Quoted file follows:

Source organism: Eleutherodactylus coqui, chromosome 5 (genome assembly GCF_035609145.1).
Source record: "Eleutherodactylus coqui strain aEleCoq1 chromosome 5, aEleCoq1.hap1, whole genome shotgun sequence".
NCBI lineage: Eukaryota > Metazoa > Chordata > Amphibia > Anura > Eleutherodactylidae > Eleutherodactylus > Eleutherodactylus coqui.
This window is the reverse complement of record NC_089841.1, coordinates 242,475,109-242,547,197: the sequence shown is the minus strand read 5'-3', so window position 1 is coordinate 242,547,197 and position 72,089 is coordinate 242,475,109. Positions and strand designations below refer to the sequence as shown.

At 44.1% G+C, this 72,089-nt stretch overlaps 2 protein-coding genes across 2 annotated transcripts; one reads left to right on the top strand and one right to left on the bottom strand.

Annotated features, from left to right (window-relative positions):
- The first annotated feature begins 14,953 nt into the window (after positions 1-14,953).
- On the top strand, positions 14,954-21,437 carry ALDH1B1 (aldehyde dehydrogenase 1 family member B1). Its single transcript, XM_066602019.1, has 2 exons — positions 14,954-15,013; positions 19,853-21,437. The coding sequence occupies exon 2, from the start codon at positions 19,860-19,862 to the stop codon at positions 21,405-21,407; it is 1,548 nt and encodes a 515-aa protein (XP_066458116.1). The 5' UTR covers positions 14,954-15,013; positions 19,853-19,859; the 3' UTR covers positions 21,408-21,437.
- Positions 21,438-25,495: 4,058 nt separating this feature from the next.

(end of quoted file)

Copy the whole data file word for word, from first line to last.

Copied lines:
Source organism: Eleutherodactylus coqui, chromosome 5 (genome assembly GCF_035609145.1).
Source record: "Eleutherodactylus coqui strain aEleCoq1 chromosome 5, aEleCoq1.hap1, whole genome shotgun sequence".
NCBI lineage: Eukaryota > Metazoa > Chordata > Amphibia > Anura > Eleutherodactylidae > Eleutherodactylus > Eleutherodactylus coqui.
This window is the reverse complement of record NC_089841.1, coordinates 242,475,109-242,547,197: the sequence shown is the minus strand read 5'-3', so window position 1 is coordinate 242,547,197 and position 72,089 is coordinate 242,475,109. Positions and strand designations below refer to the sequence as shown.

At 44.1% G+C, this 72,089-nt stretch overlaps 2 protein-coding genes across 2 annotated transcripts; one reads left to right on the top strand and one right to left on the bottom strand.

Annotated features, from left to right (window-relative positions):
- The first annotated feature begins 14,953 nt into the window (after positions 1-14,953).
- On the top strand, positions 14,954-21,437 carry ALDH1B1 (aldehyde dehydrogenase 1 family member B1). Its single transcript, XM_066602019.1, has 2 exons — positions 14,954-15,013; positions 19,853-21,437. The coding sequence occupies exon 2, from the start codon at positions 19,860-19,862 to the stop codon at positions 21,405-21,407; it is 1,548 nt and encodes a 515-aa protein (XP_066458116.1). The 5' UTR covers positions 14,954-15,013; positions 19,853-19,859; the 3' UTR covers positions 21,408-21,437.
- Positions 21,438-25,495: 4,058 nt separating this feature from the next.